What is to be learned from the chaotic downfall of the Weimar Republic and the erosion of European liberal statehood in the interwar period vis-a-vis the ongoing Europeancrisis? This book analyses and explains the recurrent emergence of crises in European societies. It asks how previous crises can inform our understanding of the present crisis. The particular perspective advanced is that these crises not only are economic and social crises, but must also be understood as crises of public power, order and authority. In other words, it argues that substantial challenges to the functional and normative setup of democracy and the rule of law were central to the emergence and the unfolding of these crises.
The book draws on and adds to the rich ’crises literature’ developed within the critical theory tradition to outline a conceptual framework for understanding what societal crises are. The central idea is that societal crises represent a discrepancy between the unfolding of social processes and the institutional frameworks that have been established to normatively stabilize such processes. The crises at issue emerged in periods characterized by strong social, economic and technological transformations as well as situations of political upheaval. As such, the crises represented moments where the existing functional and normative grid of society, as embodied in notions of public order and authority, were severely challenged and in many instances undermined. Seen in this perspective, the book reconstructs how crises unfolded, how they were experienced, and what kind of responses the specific crises in question provoked.
Acknowledgements / List of Abbreviations / Introduction: European Crises of Public Power: From Weimar until Today, Poul F. Kjaer & Niklas Olsen / PART I: Semantics, Notions and Narratives of Societal Crisis / 1. What Time Frame Makes Sense for Thinking about Crises?, David Runciman / 2. The Stakes of Crises, Janet Roitman / PART II: Weimar and the Interwar Period: Ideologies of Anti-Modernism and Liberalism / 3.The Crisis of Modernity – Modernity as Crisis: Towards a Typology of Crisis Discourses in Interwar East Central Europe and Beyond, Balázs Trencsényi / 4. European Legitimacy Crises – Weimar and Today: Rational and Theocratic Authority in the Schmitt-Strauss Exchange, John P. McCormick / 5.Crisis and the Consumer: Re-constructions of Liberalism in Twentieth Century Political Thought, Niklas Olsen / PART III: The Causes of Crises: From Corporatism to Governance / 6. The Constitutionalisation of Labour Law and the Crisis of National Democracy, Chris Thornhill / 7. Conflict and the Crisis in Labour Law: From Weimar to Austerity, Ruth Dukes / 8. From the Crisis of Corporatism to the Crisis of Governance, Poul F. Kjaer / PART IV: The Euro and the Crisis of Law and Democracy / 9. What is Left of the European Economic Constitution II? From Pyrrhic Victory to Cannae Defeat, Christian Joerges / 10. Reflections on Europe’s “Rule of Law Crises”, Jan-Werner Müller / 11. Democracy under Seige: The Decay of Constitutionalisation and the Crisis of Public Law and Public Opinion, Hauke Brunkhorst / PART V: The Consequences of Crises and the Future of Europe / 12. Crises and Extra-Legality: From Above and from Below, William E. Scheuerman / 13. “We could Go down the Road of Lebanon”: Crisis Thinking on the Anti-Muslim Far Right, Mikkel Thorup / 14. Conclusion and Perspectives: The Re-constitution of Europe, Poul F. Kjaer & Niklas Olsen / Index / Notes on Contributors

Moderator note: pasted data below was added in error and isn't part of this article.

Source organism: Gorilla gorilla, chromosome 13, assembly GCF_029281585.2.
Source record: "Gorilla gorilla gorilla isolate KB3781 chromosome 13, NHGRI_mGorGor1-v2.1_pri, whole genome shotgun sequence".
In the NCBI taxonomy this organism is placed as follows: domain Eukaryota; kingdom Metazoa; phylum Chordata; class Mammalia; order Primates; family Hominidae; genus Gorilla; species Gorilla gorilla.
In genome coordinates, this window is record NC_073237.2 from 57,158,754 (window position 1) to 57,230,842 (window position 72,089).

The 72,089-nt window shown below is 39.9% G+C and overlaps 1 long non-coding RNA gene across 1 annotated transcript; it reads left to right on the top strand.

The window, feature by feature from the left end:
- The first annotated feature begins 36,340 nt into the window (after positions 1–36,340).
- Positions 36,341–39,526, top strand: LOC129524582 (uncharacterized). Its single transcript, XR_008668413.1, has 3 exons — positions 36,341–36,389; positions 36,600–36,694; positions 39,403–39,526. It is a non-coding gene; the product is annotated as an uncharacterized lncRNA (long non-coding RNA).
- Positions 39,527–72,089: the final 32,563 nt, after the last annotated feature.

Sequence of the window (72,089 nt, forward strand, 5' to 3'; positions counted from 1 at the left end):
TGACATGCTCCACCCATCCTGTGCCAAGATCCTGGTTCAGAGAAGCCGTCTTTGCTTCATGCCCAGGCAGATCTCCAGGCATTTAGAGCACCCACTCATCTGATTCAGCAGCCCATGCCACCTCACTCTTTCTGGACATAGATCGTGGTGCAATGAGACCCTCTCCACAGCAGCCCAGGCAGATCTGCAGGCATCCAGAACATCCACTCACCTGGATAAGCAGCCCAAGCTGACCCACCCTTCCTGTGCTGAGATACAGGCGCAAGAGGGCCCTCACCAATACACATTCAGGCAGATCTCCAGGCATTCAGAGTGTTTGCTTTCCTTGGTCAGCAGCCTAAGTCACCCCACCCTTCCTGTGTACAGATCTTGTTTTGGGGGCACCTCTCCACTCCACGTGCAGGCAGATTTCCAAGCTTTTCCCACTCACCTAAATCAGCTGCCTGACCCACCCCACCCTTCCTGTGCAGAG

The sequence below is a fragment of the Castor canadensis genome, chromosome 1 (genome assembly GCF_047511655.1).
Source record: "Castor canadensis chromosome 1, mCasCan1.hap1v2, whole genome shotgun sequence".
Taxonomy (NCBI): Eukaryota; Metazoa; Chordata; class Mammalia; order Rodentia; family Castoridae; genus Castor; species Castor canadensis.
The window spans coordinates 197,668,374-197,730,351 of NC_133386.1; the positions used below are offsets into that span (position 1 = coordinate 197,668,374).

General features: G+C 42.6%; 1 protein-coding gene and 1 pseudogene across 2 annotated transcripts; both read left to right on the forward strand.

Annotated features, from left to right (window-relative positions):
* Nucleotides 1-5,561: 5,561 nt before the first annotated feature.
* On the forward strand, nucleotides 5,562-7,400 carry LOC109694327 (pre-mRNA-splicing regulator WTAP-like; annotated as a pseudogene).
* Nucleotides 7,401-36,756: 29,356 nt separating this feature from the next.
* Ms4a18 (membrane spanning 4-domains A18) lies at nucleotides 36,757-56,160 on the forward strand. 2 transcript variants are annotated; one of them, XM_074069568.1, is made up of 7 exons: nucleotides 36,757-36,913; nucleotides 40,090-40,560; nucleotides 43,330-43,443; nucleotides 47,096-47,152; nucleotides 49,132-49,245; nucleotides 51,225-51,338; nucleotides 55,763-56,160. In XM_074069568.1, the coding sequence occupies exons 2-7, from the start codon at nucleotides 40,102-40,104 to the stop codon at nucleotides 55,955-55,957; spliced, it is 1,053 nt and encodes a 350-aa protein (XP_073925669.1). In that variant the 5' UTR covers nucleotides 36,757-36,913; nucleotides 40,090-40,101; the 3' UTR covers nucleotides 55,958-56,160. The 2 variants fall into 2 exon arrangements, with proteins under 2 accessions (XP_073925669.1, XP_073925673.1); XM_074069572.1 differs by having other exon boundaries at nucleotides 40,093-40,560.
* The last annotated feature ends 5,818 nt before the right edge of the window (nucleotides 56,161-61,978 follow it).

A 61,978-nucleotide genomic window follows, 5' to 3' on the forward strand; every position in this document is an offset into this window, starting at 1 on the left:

Poul F. Kjaer is Professor of Business and Politics at Copenhagen Business School.
Niklas Olsen is Associate Professor of History at the SAXO-Institute, University of Copenhagen.
Europe today is not Weimar, but Weimar is not as far away as we might believe, is one of several memorable conclusions in this impressive volume which sheds historical light on today’s European crisis. Kjaer and Olsen have gathered and guided an outstanding team which provides deep and new insights on a phenomenon which accompanies modernity since early on.
An important new set of contributions that brings historical and critical depth to the understanding of the current polymorphous yet interlocked European crises. The combination of descriptive and normative approaches, drawn from a variety of disciplinary fields (law, sociology, history and critical theory), provides a unique outlook on the structural problems and contradictions that make up Europe’s overall crisis of public power. A must-read for future studies of the European drama.
This book is interesting for readers who are curious about ‘the current hegemonic order’, in connection with the still ongoing crisis and in relation to the concrete historiographical practice of interdisciplinarity, beyond the dominant and exclusive specialities.